Movie Reviews

  • Released in 1958, Toho gives another shot at something topical for their science fiction inspiration. In this case, the subject is once more the March 1954 incident around the “Lucky Dragon” (Daigo Fukuryu Maru – 第五福龍丸). This is where the fishing vessel ended up being too close to a nuclear test site, despite being in a designated “safe” area. The radioactive fallout caused symptoms of radiation poisoning in the 23 crew-members, with one passing away as a result. The incident sparked news coverage and anger that led to the creation of an anti-nuclear movement in Japan. Famously, Toho tied aspects of the March incident to the original Godzilla (1954), with scenes that hit close to home for Japanese viewers of survivors later succumbing to the effects of radiation poisoning after encountering Godzilla at sea. For this 1958 movie, the company took things a step further, producing a film that’s much more overt in its topical inspiration. The end result by director Ishiro Honda is one of his better movies, something that works as a horror film mixed with a crime drama that takes the subject matter seriously while being aided by great special effects. It does falter though from especially weak characters in the narrative, which stop the movie from reaching its true potential.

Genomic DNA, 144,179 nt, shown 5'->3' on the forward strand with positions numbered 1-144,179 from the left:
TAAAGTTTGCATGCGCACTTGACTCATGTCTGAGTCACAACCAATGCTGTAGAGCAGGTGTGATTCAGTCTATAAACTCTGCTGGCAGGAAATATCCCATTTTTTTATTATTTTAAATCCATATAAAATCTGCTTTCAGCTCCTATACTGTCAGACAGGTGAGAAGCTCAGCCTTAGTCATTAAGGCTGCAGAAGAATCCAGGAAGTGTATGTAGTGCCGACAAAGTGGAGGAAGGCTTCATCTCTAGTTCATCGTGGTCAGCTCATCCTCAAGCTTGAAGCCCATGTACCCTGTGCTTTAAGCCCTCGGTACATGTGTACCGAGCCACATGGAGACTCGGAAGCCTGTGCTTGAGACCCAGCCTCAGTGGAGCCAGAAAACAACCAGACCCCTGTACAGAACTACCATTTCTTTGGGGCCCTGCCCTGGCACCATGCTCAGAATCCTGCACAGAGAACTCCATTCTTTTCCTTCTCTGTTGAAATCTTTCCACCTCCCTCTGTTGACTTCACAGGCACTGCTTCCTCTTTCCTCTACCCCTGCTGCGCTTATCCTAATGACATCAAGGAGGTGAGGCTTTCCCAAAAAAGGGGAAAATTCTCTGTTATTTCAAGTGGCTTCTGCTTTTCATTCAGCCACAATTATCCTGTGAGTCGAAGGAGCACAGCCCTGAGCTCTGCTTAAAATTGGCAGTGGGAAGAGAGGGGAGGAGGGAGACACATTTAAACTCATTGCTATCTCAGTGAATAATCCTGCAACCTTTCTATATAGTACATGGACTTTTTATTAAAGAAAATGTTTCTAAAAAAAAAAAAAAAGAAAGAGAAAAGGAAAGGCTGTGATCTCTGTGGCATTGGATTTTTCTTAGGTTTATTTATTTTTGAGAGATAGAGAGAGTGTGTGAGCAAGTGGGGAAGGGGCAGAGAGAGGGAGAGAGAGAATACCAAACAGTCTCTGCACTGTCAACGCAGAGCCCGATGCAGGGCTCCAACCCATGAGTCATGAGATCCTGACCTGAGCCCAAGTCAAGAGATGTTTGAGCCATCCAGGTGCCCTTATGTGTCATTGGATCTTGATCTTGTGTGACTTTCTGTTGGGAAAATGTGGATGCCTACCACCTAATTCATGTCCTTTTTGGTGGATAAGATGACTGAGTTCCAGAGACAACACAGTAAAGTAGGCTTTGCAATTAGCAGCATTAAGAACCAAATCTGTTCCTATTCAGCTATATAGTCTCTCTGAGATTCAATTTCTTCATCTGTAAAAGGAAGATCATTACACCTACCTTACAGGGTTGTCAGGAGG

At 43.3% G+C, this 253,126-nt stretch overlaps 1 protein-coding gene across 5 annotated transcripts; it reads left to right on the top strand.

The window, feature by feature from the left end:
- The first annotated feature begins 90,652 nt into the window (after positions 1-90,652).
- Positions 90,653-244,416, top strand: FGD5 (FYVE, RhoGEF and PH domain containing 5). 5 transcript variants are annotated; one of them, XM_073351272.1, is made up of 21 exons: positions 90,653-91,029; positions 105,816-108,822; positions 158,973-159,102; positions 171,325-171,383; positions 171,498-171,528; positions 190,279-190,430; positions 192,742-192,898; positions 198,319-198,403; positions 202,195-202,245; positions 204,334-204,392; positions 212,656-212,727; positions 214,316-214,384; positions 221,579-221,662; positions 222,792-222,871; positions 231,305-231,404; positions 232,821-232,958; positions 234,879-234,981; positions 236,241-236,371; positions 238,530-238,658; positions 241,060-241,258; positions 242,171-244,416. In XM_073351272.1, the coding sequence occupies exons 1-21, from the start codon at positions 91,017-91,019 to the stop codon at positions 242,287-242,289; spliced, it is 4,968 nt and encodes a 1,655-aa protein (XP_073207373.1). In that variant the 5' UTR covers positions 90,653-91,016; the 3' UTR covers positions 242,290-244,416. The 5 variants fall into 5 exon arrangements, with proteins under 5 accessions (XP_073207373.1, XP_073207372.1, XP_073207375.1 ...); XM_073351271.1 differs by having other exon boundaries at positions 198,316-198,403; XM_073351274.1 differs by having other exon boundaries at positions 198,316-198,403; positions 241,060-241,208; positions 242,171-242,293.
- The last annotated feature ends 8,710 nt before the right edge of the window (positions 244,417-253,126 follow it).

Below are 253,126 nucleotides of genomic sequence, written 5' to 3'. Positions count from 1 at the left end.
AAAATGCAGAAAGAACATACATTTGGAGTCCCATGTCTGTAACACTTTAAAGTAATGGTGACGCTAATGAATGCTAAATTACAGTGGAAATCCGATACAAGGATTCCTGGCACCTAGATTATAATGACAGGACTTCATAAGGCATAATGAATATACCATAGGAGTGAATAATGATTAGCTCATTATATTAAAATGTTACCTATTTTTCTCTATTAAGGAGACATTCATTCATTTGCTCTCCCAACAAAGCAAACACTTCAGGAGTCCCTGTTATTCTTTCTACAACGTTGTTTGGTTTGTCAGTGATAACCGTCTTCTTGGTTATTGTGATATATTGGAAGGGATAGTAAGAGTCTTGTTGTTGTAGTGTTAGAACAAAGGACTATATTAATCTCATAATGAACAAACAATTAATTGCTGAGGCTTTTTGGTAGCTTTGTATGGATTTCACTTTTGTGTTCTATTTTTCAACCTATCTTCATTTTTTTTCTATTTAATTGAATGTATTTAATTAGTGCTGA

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    Movie Reviews // July 3, 2020
  • Although superheroes are often considered a particularly American creation what with Superman, Batman, and Spider-Man originating from the land of red, white, and blue, superheroes have appeared in comics and other media all over the world, from Mars Ravelo’s comic universe in the Philippines to Super Inframan in China to the masked wrestlers of Mexico. Japan, too, has become well-known for their slate of superheroes, and indeed, with Golden Bat, Japan arguably created the first comic book super hero, having appeared in the paper theater kamishibai well before Superman debuted in 1939. Of course Japan has had many superheroes since then, including such notables as Ultraman, Kamen Rider, and the Super Sentai series, but more recently a super hero series largely inspired by Western hero trends—the My Hero Academia franchise, which started as a serialized manga in the Weekly Shonen Jump manga magazine, and blossomed out into an animated television show, movies, and more. The particular focus of today’s review is the second My Hero Academia movie, My Hero Academia: Heroes Rising, which was released in 2019 in Japan and is receiving a run in theaters in the USA courtesy of Funimation Studios. (more…)

    Movie Reviews // April 15, 2020
  • Over the last few years I have seen a BUNCH of Toho films that I never got around to reviewing, which seems like a lost opportunity as Toho still releases a lot of movies each year, and most of them get very little attention—plus a few more famous ones from yesteryear that I watched, but have no plan to write full reviews of. There were quite a few, so let’s get started! (more…)

    Movie Reviews // February 9, 2020